Week 11 post — Sophia Belletti

Unreported violence between intimate partners from 1998 and 2002 accounted for 49 percent of all family violence. Minority women report higher rate of IPV: 20 percent of minority and poor women reported an incident in 2000, according to Tjaden and Thoennes. Intimate partner violence (IPV) refers to the physical, emotional, psychological and sexual abuse that takes place between intimate partners. The authors of this book chose not to use the term domestic violence because they are not referring to violence that occurs between other members of the domestic household, such as the abuse of children by parents. In addition, the term domestic implies a shared residence. Yet many of the casualties of IPV do not live together and often when they do live together, the violence began before they moved in together or got married. FInally, they choose the term intimate partner rather than domestic in order to highlight the nature of the relationship — these are intimate partners who claim to love each other — regardless of their marital status. IPV is present in both marital and cohabiting relationships. We will not differentiate between this legal status, but rather will focus on the intimate nature of their relationship. Intimate partner violence kills 1,500 women per year and sends millions to the local emergency rooms for medical treatment, according to statistics from 2003. In the late 1970s and early 1980s, second-wave feminists began to draw attention to the situation of domestic violence and its victims.

 

The most common factor across all of these various forms of violence is the relationship between the perpetrator and the victim: The perpetrator always has more power than the victim. Parents abuse their children, older siblings abuse younger siblings, male siblings abuse female siblings, adult children abuse aging parents and husbands abuse wives. This pattern reveals at least two key elements to family violence, whatever form it takes. First, that power provides a license to abuse (powerful people are rarely held accountable for victimizing less powerful people) and violence is an effective strategy for controlling the behavior of other family members.

 

Although some women beat their male partners, and although some families live with what can be best characterized as mutual combat, a term coined by Gelles and Strauss in 1988.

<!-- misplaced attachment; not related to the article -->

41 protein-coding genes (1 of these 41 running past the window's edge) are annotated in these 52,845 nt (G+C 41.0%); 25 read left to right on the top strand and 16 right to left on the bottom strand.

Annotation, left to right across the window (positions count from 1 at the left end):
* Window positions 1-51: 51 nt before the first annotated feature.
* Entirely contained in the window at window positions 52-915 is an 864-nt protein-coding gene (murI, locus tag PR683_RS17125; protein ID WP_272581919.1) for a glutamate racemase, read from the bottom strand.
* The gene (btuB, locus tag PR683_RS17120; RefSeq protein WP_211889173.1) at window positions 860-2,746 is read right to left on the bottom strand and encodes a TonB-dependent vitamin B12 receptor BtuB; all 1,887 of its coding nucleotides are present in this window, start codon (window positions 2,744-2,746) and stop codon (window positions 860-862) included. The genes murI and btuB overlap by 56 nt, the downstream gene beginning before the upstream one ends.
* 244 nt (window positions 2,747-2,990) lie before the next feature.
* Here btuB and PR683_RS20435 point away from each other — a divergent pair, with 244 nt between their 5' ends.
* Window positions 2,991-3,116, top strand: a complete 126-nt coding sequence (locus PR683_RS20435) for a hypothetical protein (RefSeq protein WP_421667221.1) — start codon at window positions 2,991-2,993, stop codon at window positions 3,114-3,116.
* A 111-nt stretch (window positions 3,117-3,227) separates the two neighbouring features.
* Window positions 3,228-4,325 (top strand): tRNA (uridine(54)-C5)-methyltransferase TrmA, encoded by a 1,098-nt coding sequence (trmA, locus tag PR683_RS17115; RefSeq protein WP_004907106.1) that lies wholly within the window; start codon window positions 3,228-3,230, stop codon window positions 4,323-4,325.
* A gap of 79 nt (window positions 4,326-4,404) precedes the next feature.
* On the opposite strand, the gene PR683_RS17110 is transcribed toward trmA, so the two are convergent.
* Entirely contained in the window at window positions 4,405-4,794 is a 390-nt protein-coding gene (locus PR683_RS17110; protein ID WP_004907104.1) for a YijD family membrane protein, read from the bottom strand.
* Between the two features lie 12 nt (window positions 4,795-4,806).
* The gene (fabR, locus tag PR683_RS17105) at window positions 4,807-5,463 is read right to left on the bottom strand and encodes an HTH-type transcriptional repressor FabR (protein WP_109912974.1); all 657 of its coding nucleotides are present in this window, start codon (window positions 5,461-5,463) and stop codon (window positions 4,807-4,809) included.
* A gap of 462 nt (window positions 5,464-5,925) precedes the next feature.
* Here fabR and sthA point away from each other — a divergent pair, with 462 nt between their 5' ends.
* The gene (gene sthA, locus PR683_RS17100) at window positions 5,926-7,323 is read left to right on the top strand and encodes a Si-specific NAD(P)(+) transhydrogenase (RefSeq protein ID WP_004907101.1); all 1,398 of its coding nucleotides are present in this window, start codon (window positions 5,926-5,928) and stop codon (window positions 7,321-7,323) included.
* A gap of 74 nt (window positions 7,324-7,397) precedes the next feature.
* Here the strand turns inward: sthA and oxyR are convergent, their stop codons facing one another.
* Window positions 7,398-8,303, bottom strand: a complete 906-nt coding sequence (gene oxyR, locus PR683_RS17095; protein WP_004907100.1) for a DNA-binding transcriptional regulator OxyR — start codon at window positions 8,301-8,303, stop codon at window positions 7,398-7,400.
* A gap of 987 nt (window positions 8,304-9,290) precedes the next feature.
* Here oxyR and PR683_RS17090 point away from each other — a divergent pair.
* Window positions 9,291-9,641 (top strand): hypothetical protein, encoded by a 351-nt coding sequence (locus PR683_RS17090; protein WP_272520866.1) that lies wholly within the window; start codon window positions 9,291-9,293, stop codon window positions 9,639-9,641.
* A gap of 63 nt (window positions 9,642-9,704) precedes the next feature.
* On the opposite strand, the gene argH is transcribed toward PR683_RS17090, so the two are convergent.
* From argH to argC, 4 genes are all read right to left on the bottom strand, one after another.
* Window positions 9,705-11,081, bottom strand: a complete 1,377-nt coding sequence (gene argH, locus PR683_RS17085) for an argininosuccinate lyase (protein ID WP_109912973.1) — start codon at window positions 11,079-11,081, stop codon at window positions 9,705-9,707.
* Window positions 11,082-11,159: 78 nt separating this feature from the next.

Intimate partner violence is a direct outcome of a social system dominated by patriarchy, one of the challenges is to explain mutual combat or situational couple violence — the times when women initiate the violence or hit back. When examining intimate partner violence, the authors examine the systems of racism, sexism and classism and how they intersect and become mutually reinforcing. Intimate partner violence is not simply structured by a system of patriarchy. It is also structured by a system of racial superiority and by the intersections of these two systems. When men feel emasculated, they often will try to reassert their masculinity through violence. One of the outcomes of patriarchy is the requirement that men be the breadwinner in the families.

 

The lack of positive models for a romantic, intimate relationship may, in fact, be one mechanism by which intergenerational transmission is occurring, although we would never suggest that this is the only mechanism or process of work.

 

Men who batter are of all races and ethnicities, all ages, all levels of education and all different occupations and they live in all different regions of the country. The authors of this book argue that if anything distinguishes batters from men who don’t batter, it is two things: Men who batter are well-socialized into hypermasculinity and triggers to battering can be best understood primarily as threats to batterers’ masculinity. The most cited attempt at understanding African American male masculinity and the issues surrounding it comes from Majors and Bilson who argue that “Cool Pose” is an attempt to make African American males visible. “Cool Pose is a ritualized form of masculinity that entails behaviors, scripts, physical posturing, impression management and carefully crafted performances that deliver a single critical message: pride, strength and control. It case the worry and pain of blocked opportunities. Being cool is an ego booster for Black males comparable to the kind White males more easily find through attending good schools, landing prestigious jobs and bringing home decent wages.”

 

The key issues both batterers and battered women identify as triggers to battering are men’s successes in breadwinning and the bedroom —  the two Bs.

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